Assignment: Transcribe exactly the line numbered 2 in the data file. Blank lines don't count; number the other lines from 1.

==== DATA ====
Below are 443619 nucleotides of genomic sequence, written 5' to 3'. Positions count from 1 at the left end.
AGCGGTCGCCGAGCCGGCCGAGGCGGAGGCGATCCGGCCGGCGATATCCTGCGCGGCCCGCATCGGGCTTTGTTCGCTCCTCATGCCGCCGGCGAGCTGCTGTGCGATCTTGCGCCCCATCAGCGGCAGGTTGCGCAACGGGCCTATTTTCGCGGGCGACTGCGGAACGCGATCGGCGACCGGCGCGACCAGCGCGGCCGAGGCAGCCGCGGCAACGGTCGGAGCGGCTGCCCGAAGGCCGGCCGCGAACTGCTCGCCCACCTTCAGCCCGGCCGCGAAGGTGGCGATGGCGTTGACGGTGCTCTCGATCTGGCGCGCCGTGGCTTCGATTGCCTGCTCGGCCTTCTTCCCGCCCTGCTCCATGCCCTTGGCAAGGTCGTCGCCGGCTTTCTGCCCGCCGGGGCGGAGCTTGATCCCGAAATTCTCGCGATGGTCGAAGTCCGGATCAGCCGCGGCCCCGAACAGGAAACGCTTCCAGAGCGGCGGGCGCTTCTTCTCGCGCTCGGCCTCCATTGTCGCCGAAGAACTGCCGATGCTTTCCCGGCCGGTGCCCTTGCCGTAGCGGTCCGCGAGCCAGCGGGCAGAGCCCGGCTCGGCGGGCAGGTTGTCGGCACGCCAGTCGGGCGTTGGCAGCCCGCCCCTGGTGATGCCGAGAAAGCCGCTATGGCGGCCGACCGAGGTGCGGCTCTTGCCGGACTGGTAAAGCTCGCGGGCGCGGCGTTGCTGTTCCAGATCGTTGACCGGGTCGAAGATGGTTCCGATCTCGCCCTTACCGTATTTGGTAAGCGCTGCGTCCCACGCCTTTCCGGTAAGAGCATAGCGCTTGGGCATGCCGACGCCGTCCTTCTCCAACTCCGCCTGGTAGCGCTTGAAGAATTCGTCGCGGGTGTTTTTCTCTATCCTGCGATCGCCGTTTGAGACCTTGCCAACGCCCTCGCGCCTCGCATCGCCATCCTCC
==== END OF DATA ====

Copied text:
AGCGGTCGCCGAGCCGGCCGAGGCGGAGGCGATCCGGCCGGCGATATCCTGCGCGGCCCGCATCGGGCTTTGTTCGCTCCTCATGCCGCCGGCGAGCTGCTGTGCGATCTTGCGCCCCATCAGCGGCAGGTTGCGCAACGGGCCTATTTTCGCGGGCGACTGCGGAACGCGATCGGCGACCGGCGCGACCAGCGCGGCCGAGGCAGCCGCGGCAACGGTCGGAGCGGCTGCCCGAAGGCCGGCCGCGAACTGCTCGCCCACCTTCAGCCCGGCCGCGAAGGTGGCGATGGCGTTGACGGTGCTCTCGATCTGGCGCGCCGTGGCTTCGATTGCCTGCTCGGCCTTCTTCCCGCCCTGCTCCATGCCCTTGGCAAGGTCGTCGCCGGCTTTCTGCCCGCCGGGGCGGAGCTTGATCCCGAAATTCTCGCGATGGTCGAAGTCCGGATCAGCCGCGGCCCCGAACAGGAAACGCTTCCAGAGCGGCGGGCGCTTCTTCTCGCGCTCGGCCTCCATTGTCGCCGAAGAACTGCCGATGCTTTCCCGGCCGGTGCCCTTGCCGTAGCGGTCCGCGAGCCAGCGGGCAGAGCCCGGCTCGGCGGGCAGGTTGTCGGCACGCCAGTCGGGCGTTGGCAGCCCGCCCCTGGTGATGCCGAGAAAGCCGCTATGGCGGCCGACCGAGGTGCGGCTCTTGCCGGACTGGTAAAGCTCGCGGGCGCGGCGTTGCTGTTCCAGATCGTTGACCGGGTCGAAGATGGTTCCGATCTCGCCCTTACCGTATTTGGTAAGCGCTGCGTCCCACGCCTTTCCGGTAAGAGCATAGCGCTTGGGCATGCCGACGCCGTCCTTCTCCAACTCCGCCTGGTAGCGCTTGAAGAATTCGTCGCGGGTGTTTTTCTCTATCCTGCGATCGCCGTTTGAGACCTTGCCAACGCCCTCGCGCCTCGCATCGCCATCCTCC